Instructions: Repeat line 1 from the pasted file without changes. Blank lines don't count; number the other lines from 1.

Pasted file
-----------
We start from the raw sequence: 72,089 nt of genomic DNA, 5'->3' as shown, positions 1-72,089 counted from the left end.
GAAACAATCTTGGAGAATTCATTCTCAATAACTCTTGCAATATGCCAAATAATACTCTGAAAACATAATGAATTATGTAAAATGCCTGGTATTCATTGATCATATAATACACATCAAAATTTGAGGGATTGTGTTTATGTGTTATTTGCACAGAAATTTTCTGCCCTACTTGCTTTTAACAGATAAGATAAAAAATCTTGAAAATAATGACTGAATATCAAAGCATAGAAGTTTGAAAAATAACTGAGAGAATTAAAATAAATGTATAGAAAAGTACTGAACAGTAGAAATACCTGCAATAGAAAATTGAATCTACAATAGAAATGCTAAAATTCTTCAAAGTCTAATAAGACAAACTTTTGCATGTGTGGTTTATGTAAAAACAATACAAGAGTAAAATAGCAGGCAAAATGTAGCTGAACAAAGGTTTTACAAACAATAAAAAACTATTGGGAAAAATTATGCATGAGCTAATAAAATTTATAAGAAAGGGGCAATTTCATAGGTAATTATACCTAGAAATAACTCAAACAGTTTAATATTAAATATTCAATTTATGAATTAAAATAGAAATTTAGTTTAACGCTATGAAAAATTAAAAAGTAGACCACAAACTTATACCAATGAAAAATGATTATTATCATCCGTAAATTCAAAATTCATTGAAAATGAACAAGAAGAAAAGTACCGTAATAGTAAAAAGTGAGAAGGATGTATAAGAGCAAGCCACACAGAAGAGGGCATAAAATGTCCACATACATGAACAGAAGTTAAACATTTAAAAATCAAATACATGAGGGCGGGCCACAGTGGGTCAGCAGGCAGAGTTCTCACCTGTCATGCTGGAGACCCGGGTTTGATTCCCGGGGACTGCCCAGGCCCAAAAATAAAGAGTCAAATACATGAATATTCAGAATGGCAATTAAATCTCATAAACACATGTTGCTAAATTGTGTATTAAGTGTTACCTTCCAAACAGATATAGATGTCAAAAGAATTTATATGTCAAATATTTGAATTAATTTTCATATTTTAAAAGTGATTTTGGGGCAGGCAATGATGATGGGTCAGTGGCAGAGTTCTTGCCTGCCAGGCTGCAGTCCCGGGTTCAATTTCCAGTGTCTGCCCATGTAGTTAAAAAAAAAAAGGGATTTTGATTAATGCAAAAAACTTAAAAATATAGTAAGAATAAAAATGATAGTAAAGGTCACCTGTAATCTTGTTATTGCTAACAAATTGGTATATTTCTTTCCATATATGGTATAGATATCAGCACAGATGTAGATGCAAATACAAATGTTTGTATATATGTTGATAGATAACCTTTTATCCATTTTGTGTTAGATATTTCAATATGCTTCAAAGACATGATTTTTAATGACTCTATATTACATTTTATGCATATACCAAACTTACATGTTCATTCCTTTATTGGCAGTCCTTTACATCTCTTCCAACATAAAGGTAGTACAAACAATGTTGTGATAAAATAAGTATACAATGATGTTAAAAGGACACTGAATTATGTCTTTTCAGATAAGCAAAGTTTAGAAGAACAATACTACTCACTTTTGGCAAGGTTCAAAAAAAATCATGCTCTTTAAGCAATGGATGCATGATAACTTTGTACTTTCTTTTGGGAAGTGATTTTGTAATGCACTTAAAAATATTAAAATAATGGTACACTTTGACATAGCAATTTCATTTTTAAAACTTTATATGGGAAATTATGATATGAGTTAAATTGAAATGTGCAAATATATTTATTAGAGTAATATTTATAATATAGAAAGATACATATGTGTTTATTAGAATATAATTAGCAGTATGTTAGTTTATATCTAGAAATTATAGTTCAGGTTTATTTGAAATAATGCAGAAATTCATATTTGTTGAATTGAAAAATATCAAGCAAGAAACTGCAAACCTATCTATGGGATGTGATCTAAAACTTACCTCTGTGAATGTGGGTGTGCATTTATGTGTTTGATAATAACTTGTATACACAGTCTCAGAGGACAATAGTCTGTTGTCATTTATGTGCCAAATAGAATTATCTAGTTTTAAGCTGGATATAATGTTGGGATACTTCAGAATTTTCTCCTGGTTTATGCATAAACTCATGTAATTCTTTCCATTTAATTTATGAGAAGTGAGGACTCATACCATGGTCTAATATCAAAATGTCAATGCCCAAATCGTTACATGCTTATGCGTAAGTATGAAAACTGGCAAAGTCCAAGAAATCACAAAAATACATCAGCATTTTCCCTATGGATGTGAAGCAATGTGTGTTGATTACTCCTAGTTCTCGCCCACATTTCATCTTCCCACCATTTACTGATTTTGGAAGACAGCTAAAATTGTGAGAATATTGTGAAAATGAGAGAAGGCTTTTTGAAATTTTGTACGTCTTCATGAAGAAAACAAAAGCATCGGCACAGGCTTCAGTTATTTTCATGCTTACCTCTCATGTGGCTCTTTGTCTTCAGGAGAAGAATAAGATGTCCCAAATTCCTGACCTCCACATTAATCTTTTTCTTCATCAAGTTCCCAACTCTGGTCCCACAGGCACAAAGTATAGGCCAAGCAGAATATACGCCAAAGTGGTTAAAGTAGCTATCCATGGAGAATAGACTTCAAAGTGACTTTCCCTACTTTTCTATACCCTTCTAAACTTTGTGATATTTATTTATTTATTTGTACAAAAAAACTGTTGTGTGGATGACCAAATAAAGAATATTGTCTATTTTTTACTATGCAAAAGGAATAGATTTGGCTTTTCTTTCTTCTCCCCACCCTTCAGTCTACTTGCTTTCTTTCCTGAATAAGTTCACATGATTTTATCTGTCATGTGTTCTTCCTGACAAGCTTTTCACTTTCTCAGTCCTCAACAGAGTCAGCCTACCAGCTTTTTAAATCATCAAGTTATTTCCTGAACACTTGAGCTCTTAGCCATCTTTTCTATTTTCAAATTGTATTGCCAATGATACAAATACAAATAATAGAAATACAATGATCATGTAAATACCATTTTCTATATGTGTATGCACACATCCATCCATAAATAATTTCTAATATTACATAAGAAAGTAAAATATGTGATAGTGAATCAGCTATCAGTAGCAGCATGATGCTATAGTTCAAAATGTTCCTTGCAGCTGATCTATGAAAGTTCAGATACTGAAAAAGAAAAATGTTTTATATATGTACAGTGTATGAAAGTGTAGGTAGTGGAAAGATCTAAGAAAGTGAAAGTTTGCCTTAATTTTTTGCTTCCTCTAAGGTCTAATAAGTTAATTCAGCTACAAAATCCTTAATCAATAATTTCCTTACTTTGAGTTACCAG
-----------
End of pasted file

We start from the raw sequence: 72,089 nt of genomic DNA, 5'->3' as shown, positions 1-72,089 counted from the left end.